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The beliefs and sentiments expressed by those whose letters appear here are not necessarily shared by the Adventist Review or its editorial staff. These letters have been edited for clarity and length. -- Editors

Adventists’ Educational Advantage 
Larry Blackmer’s discussion of trends, practices, and the purpose of Adventist education (“Gathering Greatness” (Jul. 27, 2006) raised some salient points. Most thrilling to me, was his declaration that Adventist education exists for the primary purpose of indoctrinating our youth with God’s message of salvation and His purpose and will for their lives. If Adventist parents would keep this goal as their focus, they would realize that Adventist education does not cost--it pays! “For what profit is it to a man [child, youth, woman] if he gains the whole world, and loses his own soul? (Matt. 16:26, NKJV). God gave us children to raise as a reflection of His character and grace. Since children spend more time in school than at home, we should carefully choose an educational environment that teaches His character and grace and the importance of total obedience to His will. 

I have been a university administrator for 16 years and I am well acquainted with the outcomes of all types of K-12 systems and how these students perform at the college level. Integrated curricula approaches, such as the AE21 program, develop strong critical analysis and research skills (not to mention technological skills) that provide students with a competitive edge in college. These are skills that are severely deficient in the average high school graduate.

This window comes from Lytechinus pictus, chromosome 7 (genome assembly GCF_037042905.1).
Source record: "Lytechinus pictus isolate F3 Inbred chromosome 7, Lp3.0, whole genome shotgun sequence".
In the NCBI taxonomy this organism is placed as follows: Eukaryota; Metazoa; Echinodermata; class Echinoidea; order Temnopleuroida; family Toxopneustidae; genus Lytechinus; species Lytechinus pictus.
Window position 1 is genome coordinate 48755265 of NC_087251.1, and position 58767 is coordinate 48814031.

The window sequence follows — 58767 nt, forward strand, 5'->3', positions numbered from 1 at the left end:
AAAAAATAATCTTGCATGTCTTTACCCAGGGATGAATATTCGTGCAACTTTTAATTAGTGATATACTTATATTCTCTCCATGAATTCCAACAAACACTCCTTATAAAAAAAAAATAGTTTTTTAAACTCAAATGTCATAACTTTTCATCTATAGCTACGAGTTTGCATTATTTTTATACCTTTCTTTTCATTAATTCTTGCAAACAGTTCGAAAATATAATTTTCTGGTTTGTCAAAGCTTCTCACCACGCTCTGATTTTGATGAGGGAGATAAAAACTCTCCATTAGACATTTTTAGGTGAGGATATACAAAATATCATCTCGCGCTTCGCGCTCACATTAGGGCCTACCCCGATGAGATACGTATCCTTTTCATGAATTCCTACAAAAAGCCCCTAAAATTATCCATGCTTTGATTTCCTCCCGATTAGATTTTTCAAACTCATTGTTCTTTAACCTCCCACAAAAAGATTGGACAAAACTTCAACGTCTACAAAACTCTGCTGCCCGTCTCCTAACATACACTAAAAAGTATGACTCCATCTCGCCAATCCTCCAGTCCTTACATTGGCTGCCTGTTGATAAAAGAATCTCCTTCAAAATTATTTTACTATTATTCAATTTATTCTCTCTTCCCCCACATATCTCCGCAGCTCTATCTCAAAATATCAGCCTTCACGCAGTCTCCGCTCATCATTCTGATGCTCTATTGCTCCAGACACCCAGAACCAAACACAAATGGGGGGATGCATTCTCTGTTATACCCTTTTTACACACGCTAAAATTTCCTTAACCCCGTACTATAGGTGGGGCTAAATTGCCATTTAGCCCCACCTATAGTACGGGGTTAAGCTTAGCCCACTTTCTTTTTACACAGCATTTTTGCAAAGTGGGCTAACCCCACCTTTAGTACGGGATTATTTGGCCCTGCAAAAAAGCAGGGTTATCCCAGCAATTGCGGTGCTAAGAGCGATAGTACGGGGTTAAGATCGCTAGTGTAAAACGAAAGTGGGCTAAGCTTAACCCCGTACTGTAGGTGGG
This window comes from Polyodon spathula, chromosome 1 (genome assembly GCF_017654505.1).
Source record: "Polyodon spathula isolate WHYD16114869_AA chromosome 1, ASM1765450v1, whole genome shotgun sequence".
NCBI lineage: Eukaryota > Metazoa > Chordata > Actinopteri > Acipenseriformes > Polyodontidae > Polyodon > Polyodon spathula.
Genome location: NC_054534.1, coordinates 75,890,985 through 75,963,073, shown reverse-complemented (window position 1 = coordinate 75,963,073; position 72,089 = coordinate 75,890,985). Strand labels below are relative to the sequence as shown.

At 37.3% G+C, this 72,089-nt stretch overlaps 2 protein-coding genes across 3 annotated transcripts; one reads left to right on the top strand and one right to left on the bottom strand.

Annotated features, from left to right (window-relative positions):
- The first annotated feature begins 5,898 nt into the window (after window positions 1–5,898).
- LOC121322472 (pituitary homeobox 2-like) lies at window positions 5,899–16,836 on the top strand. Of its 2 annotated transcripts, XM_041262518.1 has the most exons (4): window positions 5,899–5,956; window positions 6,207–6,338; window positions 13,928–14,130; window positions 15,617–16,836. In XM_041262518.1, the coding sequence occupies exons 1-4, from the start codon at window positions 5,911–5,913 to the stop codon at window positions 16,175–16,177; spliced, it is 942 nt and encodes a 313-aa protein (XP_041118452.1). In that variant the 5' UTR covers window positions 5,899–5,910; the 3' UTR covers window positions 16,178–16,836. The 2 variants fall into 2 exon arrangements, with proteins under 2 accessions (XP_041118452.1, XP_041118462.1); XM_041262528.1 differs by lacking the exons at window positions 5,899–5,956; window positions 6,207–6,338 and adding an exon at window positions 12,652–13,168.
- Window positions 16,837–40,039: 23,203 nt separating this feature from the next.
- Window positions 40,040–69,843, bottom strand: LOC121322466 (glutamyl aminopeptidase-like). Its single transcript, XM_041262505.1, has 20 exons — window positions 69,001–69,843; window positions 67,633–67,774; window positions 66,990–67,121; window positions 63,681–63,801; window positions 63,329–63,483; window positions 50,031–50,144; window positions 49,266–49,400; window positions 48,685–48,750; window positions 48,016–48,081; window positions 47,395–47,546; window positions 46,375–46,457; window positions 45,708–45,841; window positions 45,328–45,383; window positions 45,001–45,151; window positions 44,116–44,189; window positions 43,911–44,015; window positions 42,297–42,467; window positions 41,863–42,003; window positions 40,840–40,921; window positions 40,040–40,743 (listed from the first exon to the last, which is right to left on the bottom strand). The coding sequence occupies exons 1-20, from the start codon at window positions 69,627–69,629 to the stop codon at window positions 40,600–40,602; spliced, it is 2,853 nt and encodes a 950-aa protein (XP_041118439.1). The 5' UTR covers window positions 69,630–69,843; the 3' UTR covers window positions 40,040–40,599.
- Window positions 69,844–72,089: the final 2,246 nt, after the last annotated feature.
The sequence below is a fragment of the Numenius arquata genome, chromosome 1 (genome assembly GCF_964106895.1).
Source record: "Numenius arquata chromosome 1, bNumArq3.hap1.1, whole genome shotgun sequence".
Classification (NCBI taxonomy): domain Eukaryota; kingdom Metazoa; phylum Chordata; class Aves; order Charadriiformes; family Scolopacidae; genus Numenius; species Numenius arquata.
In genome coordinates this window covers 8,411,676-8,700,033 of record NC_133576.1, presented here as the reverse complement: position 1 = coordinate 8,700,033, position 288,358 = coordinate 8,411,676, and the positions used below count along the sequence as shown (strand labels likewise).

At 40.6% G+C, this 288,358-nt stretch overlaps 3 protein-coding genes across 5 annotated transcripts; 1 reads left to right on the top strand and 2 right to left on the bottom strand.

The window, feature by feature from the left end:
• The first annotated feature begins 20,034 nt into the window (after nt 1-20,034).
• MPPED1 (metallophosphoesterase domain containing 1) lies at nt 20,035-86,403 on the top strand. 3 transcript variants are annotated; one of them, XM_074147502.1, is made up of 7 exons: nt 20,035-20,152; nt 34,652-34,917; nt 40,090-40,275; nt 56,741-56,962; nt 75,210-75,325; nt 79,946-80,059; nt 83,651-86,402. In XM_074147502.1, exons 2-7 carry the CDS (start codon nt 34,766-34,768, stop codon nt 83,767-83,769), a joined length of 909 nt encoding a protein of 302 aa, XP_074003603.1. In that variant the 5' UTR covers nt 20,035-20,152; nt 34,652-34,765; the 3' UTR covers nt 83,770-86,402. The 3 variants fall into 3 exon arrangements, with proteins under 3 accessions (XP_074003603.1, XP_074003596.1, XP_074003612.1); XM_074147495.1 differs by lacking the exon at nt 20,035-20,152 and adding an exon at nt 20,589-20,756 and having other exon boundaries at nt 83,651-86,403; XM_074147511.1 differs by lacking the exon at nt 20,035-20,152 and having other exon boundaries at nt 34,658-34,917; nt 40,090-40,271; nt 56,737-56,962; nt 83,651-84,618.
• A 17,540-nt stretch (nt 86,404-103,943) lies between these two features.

Competency-based education and the implementation of evidence-based practices will do much to raise parent confidence in Adventist schools. However, I am deeply concerned that many of our schools are lacking competent administrators because our system does not provide adequate compensation for this role. Strong leadership is critical to the advancement of our schools; since many principals also teach in the classroom, it is unconscionable to expect teachers to complete the training and take on the additional responsibility without compensation. Adventist administration and decision-makers should model the commitment they seek from parents by making it a priority to establish policies that recruit and support efficient leadership for our schools. 

As the school board chair at Mt. Sinai Junior Academy in Orlando, I have long asserted that the primary purpose of our education system is evangelism. I was happy to read Blackmer’s affirmation. There is a pertinent message here for Adventist conferences, churches, and members to prioritize utilization of the resources that God has entrusted to us, and fulfill His command that all our children “shall be taught of the Lord.” 

--Patricia Pates
Orlando, Florida
 


Kudos for Bill Knott’s excellent interview with Larry Blackmer, North American Division’s associate director for education, about the current state of our Seventh-day Adventist schools. My husband and I were especially taken with Blackmer’s forthright answers. He wasn’t saccharine, nor did he skirt issues. 

When we hear parents say they send their children to other wells for their water because the other schools provide more fanciful programs and their children will be more exposed to a broader scope, we cringe. We hope they will not be wringing their hands when Jesus comes and crying, “Where are our children?” 

Blackmer said it well: “The only reason Adventist schools exist is to inculcate the values of Seventh-day Adventism into our young people.” In other words, our schools exist for Jesus’ sake! They exist for our children to have thumbs up when Jesus returns. Thank you for a thought-provoking interview.

--Betty Kossick
Zephyrhills, Florida
 


Thanks for a truly outstanding issue on Adventist education! “The Word Made Flesh,” by Gordon Bietz, was an especially relevant capstone article. I commend Adventist Review for once again highlighting this important dimension of Adventist ministry to youth.